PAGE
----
Bring on God's good rest in heaven!

Valori said...

Can a "foreigner" jump in here? :) I love how you ladies think everything through biblically and really wrestle with applying biblical truths. It provokes me to think through my convictions!

I may have misunderstood what you meant by "painfully divided" and be taking your words a little too literally, but I think we can definitely walk out this balance with peace and confidence. I agree that there is often a time of uncertainty while seeking the Lord's will regarding individual decisions in the differing seasons of our lives, but I think each decision we make should be done in faith and we shouldn't be feeling any guilt regarding our responsibilities to our families.

I have found that making these kinds of choices is often a matter of wisdom and discernment. I start with what I see as my primary areas of ministry -- my husband and family -- and then I seek to move outward from there. But I do always want to be thinking "outward" and I do not want my home and family to become "idols." I think this has more to do with evaluating my motives than anything else. Why do I want to do this? Am I content with where the Lord has placed me at this season? Am I in any way diminishing the importance of the small unapplauded tasks that go into caring for my home and family? Am I keeping my home a certain way for my own glory or self-satisfaction, or is it to serve?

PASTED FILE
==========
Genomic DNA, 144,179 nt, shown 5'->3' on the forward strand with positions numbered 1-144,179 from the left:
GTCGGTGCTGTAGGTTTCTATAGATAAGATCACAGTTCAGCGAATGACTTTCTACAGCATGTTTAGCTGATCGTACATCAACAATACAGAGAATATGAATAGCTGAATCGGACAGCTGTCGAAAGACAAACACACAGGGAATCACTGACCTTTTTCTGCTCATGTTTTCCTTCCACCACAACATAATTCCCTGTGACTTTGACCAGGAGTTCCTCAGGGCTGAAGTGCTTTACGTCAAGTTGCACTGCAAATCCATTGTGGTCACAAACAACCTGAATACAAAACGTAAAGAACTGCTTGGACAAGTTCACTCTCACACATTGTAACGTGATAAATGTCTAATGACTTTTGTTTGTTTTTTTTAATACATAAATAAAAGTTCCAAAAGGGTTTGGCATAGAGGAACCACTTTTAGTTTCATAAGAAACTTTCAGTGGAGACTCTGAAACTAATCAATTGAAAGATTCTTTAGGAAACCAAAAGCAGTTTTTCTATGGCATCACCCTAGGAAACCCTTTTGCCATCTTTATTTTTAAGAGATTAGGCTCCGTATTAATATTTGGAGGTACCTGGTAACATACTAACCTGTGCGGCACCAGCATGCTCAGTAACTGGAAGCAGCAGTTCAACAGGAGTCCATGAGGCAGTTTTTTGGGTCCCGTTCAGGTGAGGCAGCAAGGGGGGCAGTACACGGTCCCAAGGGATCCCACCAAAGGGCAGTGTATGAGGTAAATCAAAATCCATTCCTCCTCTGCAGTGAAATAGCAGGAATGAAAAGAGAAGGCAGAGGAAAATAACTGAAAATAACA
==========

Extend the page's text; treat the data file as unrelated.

Just a few thoughts which I hope make sense :).

Jean said...

Thanks, Valori, that's helpful, always feel free to jump in! I think it's helpful to have these discussions from one country to another, as we help each other to see things differently, and to question our assumptions.

I'll reflect further on the "painfully divided" (yes, it was largely tongue-in-cheek on my part, but I'd like to think it through further) and maybe Nic's got something to say here?

Liz said...

As a further to last night's comments of mine, I was reminded of this blog post :

Just a note that she is Catholic, so I don't necessarily endorse everything she says.

Another thought to ponder - this time from a sermon preached recently in our church. The preacher talked about how work is good and ordained by God - it was commanded for man to work before the fall and not after. We will be given work in heaven. On this side of heaven, no one will reach their "full potential" - that is something for heaven.

Obviously we should seek to serve God wherever we find ourselves and not use "we can't reach our full potential" as an excuse to not work.

Nicole said...

OK, I'll have a go at clarifying!